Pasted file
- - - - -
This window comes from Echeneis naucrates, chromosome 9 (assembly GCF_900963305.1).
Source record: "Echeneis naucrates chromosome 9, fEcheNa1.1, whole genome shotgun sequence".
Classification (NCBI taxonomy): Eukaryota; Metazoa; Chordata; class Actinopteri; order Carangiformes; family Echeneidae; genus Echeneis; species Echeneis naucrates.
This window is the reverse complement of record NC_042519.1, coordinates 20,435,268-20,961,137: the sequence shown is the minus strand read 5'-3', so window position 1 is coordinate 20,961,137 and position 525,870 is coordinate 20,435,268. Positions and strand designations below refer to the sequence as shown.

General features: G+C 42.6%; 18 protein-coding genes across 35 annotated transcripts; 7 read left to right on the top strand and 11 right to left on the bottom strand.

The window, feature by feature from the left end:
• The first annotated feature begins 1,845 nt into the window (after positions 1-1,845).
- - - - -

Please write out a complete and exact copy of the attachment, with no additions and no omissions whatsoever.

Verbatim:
This window comes from Echeneis naucrates, chromosome 9 (assembly GCF_900963305.1).
Source record: "Echeneis naucrates chromosome 9, fEcheNa1.1, whole genome shotgun sequence".
Classification (NCBI taxonomy): Eukaryota; Metazoa; Chordata; class Actinopteri; order Carangiformes; family Echeneidae; genus Echeneis; species Echeneis naucrates.
This window is the reverse complement of record NC_042519.1, coordinates 20,435,268-20,961,137: the sequence shown is the minus strand read 5'-3', so window position 1 is coordinate 20,961,137 and position 525,870 is coordinate 20,435,268. Positions and strand designations below refer to the sequence as shown.

General features: G+C 42.6%; 18 protein-coding genes across 35 annotated transcripts; 7 read left to right on the top strand and 11 right to left on the bottom strand.

The window, feature by feature from the left end:
• The first annotated feature begins 1,845 nt into the window (after positions 1-1,845).